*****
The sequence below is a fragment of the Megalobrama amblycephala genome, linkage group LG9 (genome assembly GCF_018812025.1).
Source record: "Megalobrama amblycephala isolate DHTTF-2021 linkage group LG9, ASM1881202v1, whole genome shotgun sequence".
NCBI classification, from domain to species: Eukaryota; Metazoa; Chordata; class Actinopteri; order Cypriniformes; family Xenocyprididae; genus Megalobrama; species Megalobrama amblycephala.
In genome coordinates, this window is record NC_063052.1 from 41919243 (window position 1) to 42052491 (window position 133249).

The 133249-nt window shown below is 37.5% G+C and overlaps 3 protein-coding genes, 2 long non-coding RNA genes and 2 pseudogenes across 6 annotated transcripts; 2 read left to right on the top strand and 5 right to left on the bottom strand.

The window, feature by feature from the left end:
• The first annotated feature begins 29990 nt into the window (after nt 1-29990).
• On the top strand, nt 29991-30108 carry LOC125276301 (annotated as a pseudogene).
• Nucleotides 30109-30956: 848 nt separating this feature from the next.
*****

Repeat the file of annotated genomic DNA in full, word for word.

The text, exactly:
The sequence below is a fragment of the Megalobrama amblycephala genome, linkage group LG9 (genome assembly GCF_018812025.1).
Source record: "Megalobrama amblycephala isolate DHTTF-2021 linkage group LG9, ASM1881202v1, whole genome shotgun sequence".
NCBI classification, from domain to species: Eukaryota; Metazoa; Chordata; class Actinopteri; order Cypriniformes; family Xenocyprididae; genus Megalobrama; species Megalobrama amblycephala.
In genome coordinates, this window is record NC_063052.1 from 41919243 (window position 1) to 42052491 (window position 133249).

The 133249-nt window shown below is 37.5% G+C and overlaps 3 protein-coding genes, 2 long non-coding RNA genes and 2 pseudogenes across 6 annotated transcripts; 2 read left to right on the top strand and 5 right to left on the bottom strand.

The window, feature by feature from the left end:
• The first annotated feature begins 29990 nt into the window (after nt 1-29990).
• On the top strand, nt 29991-30108 carry LOC125276301 (annotated as a pseudogene).
• Nucleotides 30109-30956: 848 nt separating this feature from the next.